Former Secretary of Defense Robert Strange McNamara passed away on July 6, 2009. He was one of the most frequently recorded participants in the Kennedy and Johnson tapes. Of particular note are discussions recorded during the Cuban Missile Crisis and Vietnam War. Below is a small sampling of the hundreds of recorded conversations that involved or discussed McNamara.
"I Don't Think There's a Man in Government as Valuable as [Robert] McNamara"
President Johnson heaps glowing praise on Robert McNamara's abilities in this call with Sargent Shriver.
Assessing the War, November 1965
McNamara offers LBJ a mixed review of the military situation in South Vietnam.
Cuban Missile Crisis: Using Depth Charges, October 1962
McNamara and Chairman do the Joint Chiefs of Staff General Maxwell Taylor brief President Kennedy and the ExComm on a proposal for dealing with Soviet submarines in the waters around Cuba during the height of the Cuban Missile Crisis.
Briefing Congressional Leaders on Vietnam, January 1963
President Kennedy had invited legislative leaders to the White House for a briefing by Robert McNamara on the status of the conflict in South Vietnam in the wake of the Battle of Ap Bac.
The Context for Withdrawal from South Vietnam, May 1963
Upon his return from a conference of key military and civilian officials in Honolulu, Secretary of Defense Robert S. McNamara briefs President Kennedy on a timetable for ending the insurgency in Vietnam--an uprising he understands to be largely indigenous--and bringing American troops home. During the course of the conversation, McNamara displays frustration with the Joint Chiefs' plan for continued military assistance to Vietnam. He also lays out the context within which he believes that a U.S. troop withdrawal should occur. The Secretary and the President agree that the possible withdrawal of 1,000 U.S. advisers should take place only in an atmosphere of military success.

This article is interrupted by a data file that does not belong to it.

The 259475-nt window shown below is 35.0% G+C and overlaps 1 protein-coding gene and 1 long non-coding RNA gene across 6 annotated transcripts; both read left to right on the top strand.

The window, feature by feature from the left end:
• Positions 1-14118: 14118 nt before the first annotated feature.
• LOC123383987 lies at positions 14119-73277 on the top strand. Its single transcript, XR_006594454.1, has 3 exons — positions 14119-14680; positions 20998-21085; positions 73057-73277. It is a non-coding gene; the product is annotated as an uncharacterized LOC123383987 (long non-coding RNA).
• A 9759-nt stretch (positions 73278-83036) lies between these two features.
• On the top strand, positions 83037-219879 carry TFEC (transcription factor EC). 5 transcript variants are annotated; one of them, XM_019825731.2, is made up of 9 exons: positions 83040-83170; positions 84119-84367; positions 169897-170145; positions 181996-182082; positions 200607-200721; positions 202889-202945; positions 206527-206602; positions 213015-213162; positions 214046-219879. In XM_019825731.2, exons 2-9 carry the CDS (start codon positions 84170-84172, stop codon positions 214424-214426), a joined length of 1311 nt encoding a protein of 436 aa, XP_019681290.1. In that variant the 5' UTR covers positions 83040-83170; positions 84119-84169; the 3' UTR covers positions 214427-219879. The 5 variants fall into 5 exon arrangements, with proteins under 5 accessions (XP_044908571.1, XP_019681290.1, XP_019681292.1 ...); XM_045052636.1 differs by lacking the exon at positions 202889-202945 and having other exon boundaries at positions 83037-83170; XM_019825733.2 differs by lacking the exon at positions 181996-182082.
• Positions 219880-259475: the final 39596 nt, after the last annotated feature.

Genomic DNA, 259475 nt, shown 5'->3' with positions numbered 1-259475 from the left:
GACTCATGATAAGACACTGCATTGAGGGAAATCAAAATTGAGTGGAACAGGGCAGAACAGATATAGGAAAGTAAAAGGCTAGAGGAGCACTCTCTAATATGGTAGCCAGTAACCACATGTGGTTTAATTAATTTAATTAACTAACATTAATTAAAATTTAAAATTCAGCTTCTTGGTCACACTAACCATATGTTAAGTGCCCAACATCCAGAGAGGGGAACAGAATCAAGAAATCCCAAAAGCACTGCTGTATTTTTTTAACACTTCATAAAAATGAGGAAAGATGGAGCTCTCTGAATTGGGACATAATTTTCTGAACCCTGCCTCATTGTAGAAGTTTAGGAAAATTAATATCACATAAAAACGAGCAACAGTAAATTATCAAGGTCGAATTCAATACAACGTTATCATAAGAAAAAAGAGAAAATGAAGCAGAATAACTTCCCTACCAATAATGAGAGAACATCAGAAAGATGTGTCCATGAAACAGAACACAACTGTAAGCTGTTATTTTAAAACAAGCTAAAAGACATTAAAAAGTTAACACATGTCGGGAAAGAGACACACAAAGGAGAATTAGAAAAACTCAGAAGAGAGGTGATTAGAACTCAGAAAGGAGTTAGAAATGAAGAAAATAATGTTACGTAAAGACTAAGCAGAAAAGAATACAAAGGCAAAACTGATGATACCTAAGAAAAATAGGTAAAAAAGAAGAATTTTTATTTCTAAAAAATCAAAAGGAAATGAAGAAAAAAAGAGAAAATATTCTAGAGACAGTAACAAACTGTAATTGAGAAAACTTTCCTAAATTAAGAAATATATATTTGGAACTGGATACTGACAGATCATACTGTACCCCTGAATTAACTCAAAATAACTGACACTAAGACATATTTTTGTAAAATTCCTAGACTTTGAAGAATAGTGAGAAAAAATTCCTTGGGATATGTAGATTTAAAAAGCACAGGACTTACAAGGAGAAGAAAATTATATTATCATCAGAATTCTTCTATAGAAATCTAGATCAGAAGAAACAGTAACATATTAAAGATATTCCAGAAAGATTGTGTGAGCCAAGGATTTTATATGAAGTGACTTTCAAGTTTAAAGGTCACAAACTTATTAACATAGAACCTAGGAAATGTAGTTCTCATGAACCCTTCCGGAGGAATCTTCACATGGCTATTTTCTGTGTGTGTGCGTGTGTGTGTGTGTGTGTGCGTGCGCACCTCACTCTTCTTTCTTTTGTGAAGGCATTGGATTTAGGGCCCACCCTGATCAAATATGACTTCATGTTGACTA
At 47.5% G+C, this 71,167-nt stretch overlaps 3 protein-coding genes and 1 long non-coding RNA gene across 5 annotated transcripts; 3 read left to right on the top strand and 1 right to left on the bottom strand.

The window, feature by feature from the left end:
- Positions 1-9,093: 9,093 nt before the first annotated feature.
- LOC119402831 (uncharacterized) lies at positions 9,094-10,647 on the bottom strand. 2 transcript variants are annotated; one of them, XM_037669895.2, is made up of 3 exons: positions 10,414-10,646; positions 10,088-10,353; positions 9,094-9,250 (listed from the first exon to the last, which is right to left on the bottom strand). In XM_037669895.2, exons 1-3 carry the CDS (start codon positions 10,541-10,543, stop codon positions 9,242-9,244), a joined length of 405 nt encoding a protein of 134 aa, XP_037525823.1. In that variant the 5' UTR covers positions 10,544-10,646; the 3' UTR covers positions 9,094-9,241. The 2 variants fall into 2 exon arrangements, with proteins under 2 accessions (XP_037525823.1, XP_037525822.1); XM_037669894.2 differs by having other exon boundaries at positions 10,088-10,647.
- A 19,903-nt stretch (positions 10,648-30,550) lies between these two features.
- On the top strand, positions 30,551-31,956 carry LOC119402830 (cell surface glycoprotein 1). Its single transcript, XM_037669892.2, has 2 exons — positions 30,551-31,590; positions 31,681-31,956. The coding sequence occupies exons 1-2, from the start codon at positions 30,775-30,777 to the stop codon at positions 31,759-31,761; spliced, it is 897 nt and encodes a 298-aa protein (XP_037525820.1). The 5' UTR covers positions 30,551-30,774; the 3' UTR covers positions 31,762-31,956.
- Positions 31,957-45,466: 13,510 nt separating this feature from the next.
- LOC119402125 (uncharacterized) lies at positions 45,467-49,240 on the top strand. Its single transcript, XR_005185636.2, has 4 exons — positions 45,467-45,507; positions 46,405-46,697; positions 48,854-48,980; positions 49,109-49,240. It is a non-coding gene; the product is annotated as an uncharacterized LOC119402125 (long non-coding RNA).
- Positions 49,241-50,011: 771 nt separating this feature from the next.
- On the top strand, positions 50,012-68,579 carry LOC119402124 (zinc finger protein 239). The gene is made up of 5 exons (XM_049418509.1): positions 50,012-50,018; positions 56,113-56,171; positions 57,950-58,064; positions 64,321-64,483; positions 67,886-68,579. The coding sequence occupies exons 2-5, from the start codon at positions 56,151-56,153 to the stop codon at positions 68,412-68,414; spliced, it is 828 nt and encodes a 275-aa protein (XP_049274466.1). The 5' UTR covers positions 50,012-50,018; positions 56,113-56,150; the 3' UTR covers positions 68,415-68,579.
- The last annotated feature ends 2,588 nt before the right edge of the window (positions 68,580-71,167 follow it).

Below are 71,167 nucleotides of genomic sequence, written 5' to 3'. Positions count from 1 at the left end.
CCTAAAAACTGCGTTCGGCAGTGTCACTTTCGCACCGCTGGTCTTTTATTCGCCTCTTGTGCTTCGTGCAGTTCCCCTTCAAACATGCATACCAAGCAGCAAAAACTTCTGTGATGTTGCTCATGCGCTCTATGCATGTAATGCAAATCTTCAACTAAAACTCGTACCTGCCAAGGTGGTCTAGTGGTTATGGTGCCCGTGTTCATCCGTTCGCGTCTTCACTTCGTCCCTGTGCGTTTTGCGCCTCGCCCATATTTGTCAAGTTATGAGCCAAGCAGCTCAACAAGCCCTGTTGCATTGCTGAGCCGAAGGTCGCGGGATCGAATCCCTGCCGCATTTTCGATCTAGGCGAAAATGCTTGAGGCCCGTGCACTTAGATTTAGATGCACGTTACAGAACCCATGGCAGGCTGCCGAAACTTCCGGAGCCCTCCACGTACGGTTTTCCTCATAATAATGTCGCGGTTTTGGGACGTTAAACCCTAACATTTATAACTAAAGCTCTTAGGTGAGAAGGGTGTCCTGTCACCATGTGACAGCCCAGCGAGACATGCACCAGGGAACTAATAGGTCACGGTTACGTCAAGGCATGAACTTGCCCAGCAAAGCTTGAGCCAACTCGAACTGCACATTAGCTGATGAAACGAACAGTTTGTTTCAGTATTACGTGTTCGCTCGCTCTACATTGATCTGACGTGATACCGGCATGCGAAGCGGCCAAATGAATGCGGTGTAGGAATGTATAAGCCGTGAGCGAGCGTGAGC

1,000 Troop Withdrawal from South Vietnam, October 1963 (1)
Having returned to Washington earlier that morning from their fact-finding mission to South Vietnam, Secretary of Defense Robert S. McNamara and Chairman of the Joint Chiefs of Staff Maxwell Taylor brief President Kennedy on the status of the U.S. military advisory effort. On the table is a recommendation to begin the process of withdrawing American troops from Vietnam, some of which are to leave by the end of the year, with the bulk of U.S. forces to return home by the end of 1965.
1,000 Troop Withdrawal from South Vietnam, October 1963 (2)
While discussing a new set of instructions for Ambassador Henry Cabot Lodge∇ to help manage a deteriorating situation in South Vietnam, President Kennedy continues to ruminate on the public relations dimension of an American troop withdrawal. As he does in the meetings of October 2, Kennedy considers the prospects for troop reduction against the backdrop of the war effort.
More War or More Appeasement, February 1964
In this discussion with McNamara, Johnson seemed to backtrack from both his public and private statements on Vietnam and to reconsider the wisdom of escalation.
Vietnam: A "Deeply Dangerous Game," March 1964
LBJ and McNamara discuss how to describe the escalation in Vietnam.
Tonkin: Preparing a Response, August 1964
LBJ and McNamara discuss how they should respond if a second attack against U.S. Navy ships takes place in the Gulf of Tonkin.
"The Best in the Army," April 1964
McNamara recommends General William Westmoreland to replace Henry Cabot Lodge as US Ambassador to South Vietnam.
Ground Troops and the Tonkin Gulf Resolution, July 1965
Speaking with Secretary McNamara about various options open to the administration, Johnson reflects on the August 1964 Tonkin Gulf Resolution and its implications for an expanded American military commitment.
Vietnam Update, June 1966
McNamara updates Johnson on progress in Vietnam.